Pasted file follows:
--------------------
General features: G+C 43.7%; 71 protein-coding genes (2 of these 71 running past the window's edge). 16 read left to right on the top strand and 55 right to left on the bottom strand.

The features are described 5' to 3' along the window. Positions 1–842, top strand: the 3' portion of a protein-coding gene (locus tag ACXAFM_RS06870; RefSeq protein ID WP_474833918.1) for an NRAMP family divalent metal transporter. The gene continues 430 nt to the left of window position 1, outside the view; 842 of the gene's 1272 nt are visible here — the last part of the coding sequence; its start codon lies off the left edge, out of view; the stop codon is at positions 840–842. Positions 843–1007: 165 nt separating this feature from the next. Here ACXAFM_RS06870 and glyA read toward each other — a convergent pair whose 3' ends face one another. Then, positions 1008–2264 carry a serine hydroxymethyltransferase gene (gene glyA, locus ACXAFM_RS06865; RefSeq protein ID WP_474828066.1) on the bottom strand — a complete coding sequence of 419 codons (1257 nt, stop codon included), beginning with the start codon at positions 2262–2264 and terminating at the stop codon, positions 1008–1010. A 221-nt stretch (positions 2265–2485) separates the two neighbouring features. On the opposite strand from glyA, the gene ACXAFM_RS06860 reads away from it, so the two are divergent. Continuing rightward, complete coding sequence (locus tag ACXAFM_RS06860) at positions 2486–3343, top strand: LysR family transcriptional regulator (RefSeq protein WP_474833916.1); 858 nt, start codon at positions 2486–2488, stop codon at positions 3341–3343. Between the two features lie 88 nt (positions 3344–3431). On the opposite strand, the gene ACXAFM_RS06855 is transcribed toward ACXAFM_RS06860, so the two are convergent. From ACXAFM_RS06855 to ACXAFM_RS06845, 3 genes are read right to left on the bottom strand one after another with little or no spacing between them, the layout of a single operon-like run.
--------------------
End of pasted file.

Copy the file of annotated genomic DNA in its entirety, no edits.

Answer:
General features: G+C 43.7%; 71 protein-coding genes (2 of these 71 running past the window's edge). 16 read left to right on the top strand and 55 right to left on the bottom strand.

The features are described 5' to 3' along the window. Positions 1–842, top strand: the 3' portion of a protein-coding gene (locus tag ACXAFM_RS06870; RefSeq protein ID WP_474833918.1) for an NRAMP family divalent metal transporter. The gene continues 430 nt to the left of window position 1, outside the view; 842 of the gene's 1272 nt are visible here — the last part of the coding sequence; its start codon lies off the left edge, out of view; the stop codon is at positions 840–842. Positions 843–1007: 165 nt separating this feature from the next. Here ACXAFM_RS06870 and glyA read toward each other — a convergent pair whose 3' ends face one another. Then, positions 1008–2264 carry a serine hydroxymethyltransferase gene (gene glyA, locus ACXAFM_RS06865; RefSeq protein ID WP_474828066.1) on the bottom strand — a complete coding sequence of 419 codons (1257 nt, stop codon included), beginning with the start codon at positions 2262–2264 and terminating at the stop codon, positions 1008–1010. A 221-nt stretch (positions 2265–2485) separates the two neighbouring features. On the opposite strand from glyA, the gene ACXAFM_RS06860 reads away from it, so the two are divergent. Continuing rightward, complete coding sequence (locus tag ACXAFM_RS06860) at positions 2486–3343, top strand: LysR family transcriptional regulator (RefSeq protein WP_474833916.1); 858 nt, start codon at positions 2486–2488, stop codon at positions 3341–3343. Between the two features lie 88 nt (positions 3344–3431). On the opposite strand, the gene ACXAFM_RS06855 is transcribed toward ACXAFM_RS06860, so the two are convergent. From ACXAFM_RS06855 to ACXAFM_RS06845, 3 genes are read right to left on the bottom strand one after another with little or no spacing between them, the layout of a single operon-like run.